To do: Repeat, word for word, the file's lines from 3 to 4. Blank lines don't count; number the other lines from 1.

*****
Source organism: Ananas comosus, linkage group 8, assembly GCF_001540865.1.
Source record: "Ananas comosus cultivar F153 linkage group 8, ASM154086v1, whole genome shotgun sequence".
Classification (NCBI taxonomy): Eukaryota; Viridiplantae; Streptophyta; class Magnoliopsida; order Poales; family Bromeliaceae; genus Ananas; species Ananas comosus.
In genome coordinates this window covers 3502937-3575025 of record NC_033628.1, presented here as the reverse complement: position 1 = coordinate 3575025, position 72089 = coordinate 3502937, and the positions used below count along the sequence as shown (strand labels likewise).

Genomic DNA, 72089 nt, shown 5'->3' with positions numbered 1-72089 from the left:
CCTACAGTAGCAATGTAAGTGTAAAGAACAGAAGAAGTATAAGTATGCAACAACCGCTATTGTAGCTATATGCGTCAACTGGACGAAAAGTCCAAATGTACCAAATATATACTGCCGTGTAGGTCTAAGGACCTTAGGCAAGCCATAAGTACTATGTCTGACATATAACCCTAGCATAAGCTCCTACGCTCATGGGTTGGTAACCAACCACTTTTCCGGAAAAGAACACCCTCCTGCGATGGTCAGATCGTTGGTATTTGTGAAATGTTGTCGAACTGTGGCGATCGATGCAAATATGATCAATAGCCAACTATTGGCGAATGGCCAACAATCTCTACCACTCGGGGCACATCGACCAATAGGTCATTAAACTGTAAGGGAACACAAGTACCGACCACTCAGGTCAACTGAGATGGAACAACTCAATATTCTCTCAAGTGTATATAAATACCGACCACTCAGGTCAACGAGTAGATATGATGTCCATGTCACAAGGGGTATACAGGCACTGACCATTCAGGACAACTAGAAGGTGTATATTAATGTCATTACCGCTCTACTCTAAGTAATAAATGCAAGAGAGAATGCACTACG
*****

Classification (NCBI taxonomy): Eukaryota; Viridiplantae; Streptophyta; class Magnoliopsida; order Poales; family Bromeliaceae; genus Ananas; species Ananas comosus.
In genome coordinates this window covers 3502937-3575025 of record NC_033628.1, presented here as the reverse complement: position 1 = coordinate 3575025, position 72089 = coordinate 3502937, and the positions used below count along the sequence as shown (strand labels likewise).